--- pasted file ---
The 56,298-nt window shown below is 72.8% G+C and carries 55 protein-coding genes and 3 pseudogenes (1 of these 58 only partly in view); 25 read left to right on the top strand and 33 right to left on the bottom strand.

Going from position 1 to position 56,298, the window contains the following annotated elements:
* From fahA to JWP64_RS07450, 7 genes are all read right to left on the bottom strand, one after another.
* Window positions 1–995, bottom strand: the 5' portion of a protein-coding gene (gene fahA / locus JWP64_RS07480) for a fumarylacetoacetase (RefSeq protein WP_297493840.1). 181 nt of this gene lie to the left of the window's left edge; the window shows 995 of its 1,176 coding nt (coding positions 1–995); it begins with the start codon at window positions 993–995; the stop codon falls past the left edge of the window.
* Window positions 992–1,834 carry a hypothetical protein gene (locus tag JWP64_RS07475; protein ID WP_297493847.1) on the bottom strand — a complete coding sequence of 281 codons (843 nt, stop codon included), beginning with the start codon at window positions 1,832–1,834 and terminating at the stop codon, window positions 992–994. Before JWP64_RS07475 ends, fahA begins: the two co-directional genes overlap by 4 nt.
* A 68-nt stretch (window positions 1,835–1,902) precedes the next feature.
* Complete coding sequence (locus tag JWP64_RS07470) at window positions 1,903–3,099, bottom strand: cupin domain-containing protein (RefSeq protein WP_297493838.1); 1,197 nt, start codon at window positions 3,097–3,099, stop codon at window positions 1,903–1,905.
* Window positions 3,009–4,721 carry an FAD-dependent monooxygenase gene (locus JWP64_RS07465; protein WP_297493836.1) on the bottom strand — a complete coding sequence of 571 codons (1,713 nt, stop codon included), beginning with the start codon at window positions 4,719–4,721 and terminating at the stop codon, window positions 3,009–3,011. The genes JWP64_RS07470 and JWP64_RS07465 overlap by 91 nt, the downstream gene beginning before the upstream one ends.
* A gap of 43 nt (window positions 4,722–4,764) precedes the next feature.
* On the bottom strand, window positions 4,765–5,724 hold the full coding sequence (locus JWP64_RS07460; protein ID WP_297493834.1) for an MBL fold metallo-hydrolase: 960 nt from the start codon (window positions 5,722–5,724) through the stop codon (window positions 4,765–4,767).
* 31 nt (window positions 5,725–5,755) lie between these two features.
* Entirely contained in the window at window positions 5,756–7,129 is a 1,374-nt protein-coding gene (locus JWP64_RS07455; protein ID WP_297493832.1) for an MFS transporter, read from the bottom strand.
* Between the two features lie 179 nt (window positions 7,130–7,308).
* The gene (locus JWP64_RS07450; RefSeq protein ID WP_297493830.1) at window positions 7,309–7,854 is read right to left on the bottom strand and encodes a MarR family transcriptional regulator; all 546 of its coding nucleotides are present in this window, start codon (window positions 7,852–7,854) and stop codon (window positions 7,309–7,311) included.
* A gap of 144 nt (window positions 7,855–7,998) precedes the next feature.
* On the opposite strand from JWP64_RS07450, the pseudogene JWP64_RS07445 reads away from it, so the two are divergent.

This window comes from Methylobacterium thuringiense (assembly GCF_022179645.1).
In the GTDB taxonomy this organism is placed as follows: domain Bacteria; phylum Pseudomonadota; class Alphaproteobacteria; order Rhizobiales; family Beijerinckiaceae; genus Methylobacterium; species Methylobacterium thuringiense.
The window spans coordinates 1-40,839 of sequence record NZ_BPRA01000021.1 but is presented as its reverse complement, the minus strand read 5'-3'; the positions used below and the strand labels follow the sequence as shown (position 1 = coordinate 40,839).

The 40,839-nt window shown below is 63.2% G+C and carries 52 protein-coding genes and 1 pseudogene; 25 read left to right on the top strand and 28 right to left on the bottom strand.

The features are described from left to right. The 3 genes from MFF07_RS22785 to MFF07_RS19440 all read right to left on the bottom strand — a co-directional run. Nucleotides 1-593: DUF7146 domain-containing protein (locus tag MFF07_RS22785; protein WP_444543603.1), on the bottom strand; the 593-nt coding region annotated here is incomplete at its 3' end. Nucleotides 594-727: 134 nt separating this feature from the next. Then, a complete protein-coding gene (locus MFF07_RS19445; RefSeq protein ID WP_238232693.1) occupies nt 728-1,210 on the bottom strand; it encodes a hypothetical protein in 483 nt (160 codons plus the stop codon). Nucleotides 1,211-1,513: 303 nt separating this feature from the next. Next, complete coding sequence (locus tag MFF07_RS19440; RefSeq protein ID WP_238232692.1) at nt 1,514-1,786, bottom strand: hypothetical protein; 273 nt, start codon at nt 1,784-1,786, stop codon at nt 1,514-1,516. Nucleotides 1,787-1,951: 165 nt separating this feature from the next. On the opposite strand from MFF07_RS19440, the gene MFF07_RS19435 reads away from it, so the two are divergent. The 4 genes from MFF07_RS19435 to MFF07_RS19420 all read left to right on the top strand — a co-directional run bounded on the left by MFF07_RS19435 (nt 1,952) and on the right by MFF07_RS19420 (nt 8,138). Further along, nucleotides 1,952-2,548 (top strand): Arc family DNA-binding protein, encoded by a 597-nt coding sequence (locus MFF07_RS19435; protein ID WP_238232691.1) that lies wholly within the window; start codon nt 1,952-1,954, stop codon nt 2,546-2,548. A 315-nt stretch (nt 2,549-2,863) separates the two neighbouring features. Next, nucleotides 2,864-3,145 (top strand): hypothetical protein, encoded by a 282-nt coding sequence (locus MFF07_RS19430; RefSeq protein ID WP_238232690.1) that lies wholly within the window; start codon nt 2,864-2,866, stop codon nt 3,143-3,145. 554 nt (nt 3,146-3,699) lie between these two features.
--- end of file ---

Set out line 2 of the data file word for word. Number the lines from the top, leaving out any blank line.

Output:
Going from position 1 to position 56,298, the window contains the following annotated elements: